A man looks through the ruins of his house in Sinjar city, February 4, 2019. (REUTERS/Khalid al-Mousily); A ruined house in Sinjar city, December 2015. (Seth J. Frantzman)
Another photo from Mousily shows a destroyed house in Sinjar and a man picking through its ruins. When I was in Sinjar in December 2015 the city was still covered with improvised explosives and booby-traps ISIS had left behind. We were not allowed to enter side streets and were warned about the dangers. De-mining teams from Kurdish peshmerga units, some of them with training by the Coalition, were slowly going through the ISIS tunnels to remove ordinance. In 2019 it appear that the city is still in ruins and not fit for civilian life. This is despite years in which investment could have come from the international community or local authorities.
A third and fourth photo from 2019 show Yazidis refugees who fled to Sinjar mountain. In 2014 the mountain was a place of shelter and ISIS was not able to take the area, which was defended by Yazidi fighters. Heroic Iraqi pilots helped airlift some off the people and the People's Protection Units (YPG), a group of Kurdish fighters from Syria, helped people flee to safety. But tens of thousands of Yazidis chose to stay on the mountain, in miserable conditions, resisting ISIS and within eyesight of their former homes below. When I got there in December 2015 the destitute people had nothing. They were living in tents and got water from wells. One clinic served more than 10,000 people with basic medical needs. There was no education system, no hospitals, nothing.
A general view of the Yazidi refugee camp in Mount Sinjar, Iraq February 4, 2019. (REUTERS/Khalid al-Mousil); A general view of a Yazidi refugee camp on Mount Sinjar in December 2015. (Seth J. Frantzman)
In 2019 it appears basically the same. People still live in tents, some of them reinforced over the years. Other tents have become shacks. Life appears still miserable and lacking all basic services. Yet this area has been liberated for years. ISIS was removed from the plains below between 2015 and 2017. And yet despite investment pouring in to some other areas, such as Mosul, there seems to be no investment for Sinjar.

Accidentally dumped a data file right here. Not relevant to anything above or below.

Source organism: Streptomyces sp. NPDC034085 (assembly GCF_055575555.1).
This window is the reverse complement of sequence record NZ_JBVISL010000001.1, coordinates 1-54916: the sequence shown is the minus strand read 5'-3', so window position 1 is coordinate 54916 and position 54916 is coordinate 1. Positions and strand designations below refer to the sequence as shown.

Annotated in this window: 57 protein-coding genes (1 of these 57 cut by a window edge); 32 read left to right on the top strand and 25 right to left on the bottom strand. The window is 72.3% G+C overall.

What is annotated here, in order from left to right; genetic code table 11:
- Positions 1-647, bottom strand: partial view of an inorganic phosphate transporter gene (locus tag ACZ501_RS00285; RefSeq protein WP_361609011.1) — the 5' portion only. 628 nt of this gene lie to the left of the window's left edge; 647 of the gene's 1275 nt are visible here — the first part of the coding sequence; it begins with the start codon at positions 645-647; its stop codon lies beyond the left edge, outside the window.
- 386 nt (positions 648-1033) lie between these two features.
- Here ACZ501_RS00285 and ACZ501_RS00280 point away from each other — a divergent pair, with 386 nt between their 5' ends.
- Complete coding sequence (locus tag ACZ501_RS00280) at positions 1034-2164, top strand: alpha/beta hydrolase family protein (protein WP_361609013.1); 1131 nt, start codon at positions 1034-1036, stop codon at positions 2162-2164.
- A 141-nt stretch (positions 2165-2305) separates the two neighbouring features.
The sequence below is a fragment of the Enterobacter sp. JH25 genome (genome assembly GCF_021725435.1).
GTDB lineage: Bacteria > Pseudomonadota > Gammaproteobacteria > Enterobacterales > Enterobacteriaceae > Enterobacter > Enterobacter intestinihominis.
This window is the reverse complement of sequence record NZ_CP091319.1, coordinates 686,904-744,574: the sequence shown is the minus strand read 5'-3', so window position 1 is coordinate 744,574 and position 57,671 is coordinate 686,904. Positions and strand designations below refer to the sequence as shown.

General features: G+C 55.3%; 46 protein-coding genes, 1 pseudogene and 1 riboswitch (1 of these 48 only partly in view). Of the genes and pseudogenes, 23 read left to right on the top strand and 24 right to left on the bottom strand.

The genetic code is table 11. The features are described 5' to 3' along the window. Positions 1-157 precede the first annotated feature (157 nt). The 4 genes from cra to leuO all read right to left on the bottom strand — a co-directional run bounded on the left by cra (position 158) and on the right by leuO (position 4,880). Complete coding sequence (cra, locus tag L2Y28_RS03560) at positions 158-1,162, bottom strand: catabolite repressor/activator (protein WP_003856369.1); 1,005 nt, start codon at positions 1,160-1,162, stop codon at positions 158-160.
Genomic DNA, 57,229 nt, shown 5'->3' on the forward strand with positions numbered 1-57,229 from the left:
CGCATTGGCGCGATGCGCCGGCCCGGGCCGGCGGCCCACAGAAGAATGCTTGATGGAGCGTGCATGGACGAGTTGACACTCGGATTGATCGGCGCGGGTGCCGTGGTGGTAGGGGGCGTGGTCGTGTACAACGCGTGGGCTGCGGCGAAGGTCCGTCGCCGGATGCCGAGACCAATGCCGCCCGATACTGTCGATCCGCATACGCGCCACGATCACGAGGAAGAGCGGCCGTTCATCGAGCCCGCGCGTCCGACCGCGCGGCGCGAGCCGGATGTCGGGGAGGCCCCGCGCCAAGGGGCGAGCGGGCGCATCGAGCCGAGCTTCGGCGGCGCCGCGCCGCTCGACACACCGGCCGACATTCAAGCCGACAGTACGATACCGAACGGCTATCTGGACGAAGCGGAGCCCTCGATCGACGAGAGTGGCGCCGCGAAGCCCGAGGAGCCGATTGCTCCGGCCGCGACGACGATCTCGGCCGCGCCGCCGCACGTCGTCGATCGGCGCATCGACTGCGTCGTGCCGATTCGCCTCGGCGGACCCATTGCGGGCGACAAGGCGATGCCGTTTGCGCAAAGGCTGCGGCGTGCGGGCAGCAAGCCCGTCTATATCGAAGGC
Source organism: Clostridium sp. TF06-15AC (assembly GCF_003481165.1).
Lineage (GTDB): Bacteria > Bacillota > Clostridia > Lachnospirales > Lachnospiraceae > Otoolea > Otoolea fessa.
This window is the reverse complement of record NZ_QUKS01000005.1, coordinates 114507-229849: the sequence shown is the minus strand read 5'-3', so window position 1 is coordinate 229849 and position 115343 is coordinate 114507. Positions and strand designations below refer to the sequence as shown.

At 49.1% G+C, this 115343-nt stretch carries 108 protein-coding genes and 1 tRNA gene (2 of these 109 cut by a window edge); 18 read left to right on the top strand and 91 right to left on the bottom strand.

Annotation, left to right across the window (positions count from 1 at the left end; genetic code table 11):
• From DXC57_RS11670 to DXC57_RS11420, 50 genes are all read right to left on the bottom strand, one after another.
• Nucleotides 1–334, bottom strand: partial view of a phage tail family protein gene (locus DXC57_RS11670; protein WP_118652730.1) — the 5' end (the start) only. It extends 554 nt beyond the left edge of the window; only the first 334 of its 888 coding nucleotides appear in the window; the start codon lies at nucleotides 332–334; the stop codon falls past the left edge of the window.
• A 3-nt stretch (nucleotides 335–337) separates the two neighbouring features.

A Yazidi woman holds her baby at a refugee camp in Mount Sinjar, Iraq February 4, 2019. (REUTERS/Khalid al-Mousily); A tent used by Yazidis displaced from Sinjar in December 2015. (Seth J. Frantzman)
The story of Sinjar is symbolic of the war against ISIS more broadly. While the war has largely been won, there is little interest by the international community in winning the peace. Although the Coalition talks about "stabilization" in its meetings, such as the recent one in Washington on February 6, there is little concrete discussion about investing in places like Sinjar. The US involvement in the war against ISIS began when news of the ISIS genocide in Sinjar reached Washington. "I believe the United States of America cannot turn a blind eye. We can act, carefully and responsibly to prevent a potential act of genocide. That's what we're doing on that mountain," US President Barack Obama said on August 7, 2014. The scenes of people dying on Mount Sinjar and ISIS crimes motivated the first airstrikes and humanitarian aid. But years later much of that interest in Sinjar has gone.
The photos from this month are proof of that.
Seth Frantzman is The Jerusalem Post's op-ed editor, a Writing Fellow at the Middle East Forum, and a founder of the Middle East Center for Reporting and Analysis.